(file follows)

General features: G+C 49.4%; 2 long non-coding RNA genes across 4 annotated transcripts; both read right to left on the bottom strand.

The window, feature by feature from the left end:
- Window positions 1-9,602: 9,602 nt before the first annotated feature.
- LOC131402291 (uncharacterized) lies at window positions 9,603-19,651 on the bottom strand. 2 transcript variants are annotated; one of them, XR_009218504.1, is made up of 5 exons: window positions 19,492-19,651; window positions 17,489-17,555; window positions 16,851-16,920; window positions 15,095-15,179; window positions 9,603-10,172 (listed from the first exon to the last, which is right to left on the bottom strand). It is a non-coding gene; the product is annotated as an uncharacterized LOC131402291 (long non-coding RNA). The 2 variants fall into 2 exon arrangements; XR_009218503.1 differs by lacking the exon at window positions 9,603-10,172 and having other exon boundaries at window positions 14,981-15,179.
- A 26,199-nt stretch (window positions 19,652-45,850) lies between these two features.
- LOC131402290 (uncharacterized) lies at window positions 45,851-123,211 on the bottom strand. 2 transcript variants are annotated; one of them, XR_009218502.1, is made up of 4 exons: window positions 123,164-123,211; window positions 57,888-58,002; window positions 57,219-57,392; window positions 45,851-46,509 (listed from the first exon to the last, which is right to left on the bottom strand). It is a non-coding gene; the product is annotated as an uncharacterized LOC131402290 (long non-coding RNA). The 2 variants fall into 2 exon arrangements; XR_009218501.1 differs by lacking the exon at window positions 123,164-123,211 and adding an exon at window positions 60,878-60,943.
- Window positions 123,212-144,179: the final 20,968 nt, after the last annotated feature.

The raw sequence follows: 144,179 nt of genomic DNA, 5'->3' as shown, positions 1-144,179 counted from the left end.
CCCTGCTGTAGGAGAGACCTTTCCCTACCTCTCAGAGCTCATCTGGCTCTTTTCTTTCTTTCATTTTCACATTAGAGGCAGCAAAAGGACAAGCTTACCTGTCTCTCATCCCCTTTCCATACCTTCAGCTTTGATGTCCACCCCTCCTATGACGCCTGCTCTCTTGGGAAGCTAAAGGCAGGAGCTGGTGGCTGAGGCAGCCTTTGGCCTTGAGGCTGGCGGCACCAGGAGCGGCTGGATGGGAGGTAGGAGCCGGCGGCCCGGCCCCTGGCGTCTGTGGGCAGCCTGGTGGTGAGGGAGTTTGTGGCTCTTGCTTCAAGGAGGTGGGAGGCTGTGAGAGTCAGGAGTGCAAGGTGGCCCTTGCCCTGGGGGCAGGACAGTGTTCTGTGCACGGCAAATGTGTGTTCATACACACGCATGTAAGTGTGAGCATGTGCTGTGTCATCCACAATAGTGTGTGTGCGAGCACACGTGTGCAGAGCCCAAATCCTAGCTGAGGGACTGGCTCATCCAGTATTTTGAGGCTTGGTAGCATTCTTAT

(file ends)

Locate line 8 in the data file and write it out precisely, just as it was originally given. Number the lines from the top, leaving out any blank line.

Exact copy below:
The raw sequence follows: 144,179 nt of genomic DNA, 5'->3' as shown, positions 1-144,179 counted from the left end.